In what would turn out to be Seamus Heaney’s final collection, Human Chain (2010), the poet reflects on the preoccupations of a lifetime – lifelines connecting past and future, classical allusions and translations, the quotidian transformed into the timeless. A remarkable sequence entitled ‘Route 110’ plots the descent into the underworld from Virgil’s Aeneid Book VI against moments in the arc of the poet’s own life, from a 1950s Belfast bookshop to the birth of his first grandchild. There are newly minted versions of early Irish lyrics, and moving reflections on mortality and old age. The collection ends with a poem after the Italian poet Pascoli, its last line striking a poignant note: ‘The kite takes off, itself alone, a windfall.’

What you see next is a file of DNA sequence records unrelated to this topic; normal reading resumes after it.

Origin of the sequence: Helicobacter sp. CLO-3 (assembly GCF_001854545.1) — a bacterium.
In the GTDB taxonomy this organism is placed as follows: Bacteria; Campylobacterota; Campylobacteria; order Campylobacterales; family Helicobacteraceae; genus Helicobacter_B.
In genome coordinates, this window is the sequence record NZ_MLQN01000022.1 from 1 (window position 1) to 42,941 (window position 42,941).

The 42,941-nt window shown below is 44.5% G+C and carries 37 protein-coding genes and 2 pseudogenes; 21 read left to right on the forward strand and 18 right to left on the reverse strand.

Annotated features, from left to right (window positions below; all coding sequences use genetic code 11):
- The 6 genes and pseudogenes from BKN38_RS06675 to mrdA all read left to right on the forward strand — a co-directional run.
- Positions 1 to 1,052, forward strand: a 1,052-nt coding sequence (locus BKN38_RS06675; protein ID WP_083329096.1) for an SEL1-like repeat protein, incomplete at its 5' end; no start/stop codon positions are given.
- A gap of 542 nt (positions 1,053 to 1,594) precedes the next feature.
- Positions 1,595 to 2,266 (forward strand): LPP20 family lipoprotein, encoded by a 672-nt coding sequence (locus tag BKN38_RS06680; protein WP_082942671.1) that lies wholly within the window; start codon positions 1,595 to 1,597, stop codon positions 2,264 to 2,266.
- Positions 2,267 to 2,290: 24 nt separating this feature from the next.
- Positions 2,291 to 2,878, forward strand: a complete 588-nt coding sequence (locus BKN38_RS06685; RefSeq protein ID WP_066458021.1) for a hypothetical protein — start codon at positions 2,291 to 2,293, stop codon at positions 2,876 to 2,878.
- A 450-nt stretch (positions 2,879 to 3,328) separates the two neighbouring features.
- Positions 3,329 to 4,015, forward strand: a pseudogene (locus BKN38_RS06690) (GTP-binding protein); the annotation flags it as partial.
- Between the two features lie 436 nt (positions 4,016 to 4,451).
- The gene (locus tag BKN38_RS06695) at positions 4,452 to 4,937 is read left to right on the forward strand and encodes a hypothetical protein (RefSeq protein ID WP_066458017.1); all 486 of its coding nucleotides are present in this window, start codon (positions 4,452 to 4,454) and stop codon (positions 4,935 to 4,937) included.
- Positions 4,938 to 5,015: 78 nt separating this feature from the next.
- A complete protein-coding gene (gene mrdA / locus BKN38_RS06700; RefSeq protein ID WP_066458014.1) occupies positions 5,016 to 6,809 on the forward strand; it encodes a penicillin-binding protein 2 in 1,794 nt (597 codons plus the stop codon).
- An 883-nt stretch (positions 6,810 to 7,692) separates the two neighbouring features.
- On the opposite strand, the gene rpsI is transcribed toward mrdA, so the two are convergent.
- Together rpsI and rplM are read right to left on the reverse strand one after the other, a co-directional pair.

‘Human Chain [is] his best single volume for many years, and one that contains some of the best poems he has written’ Colm Tóibín, Guardian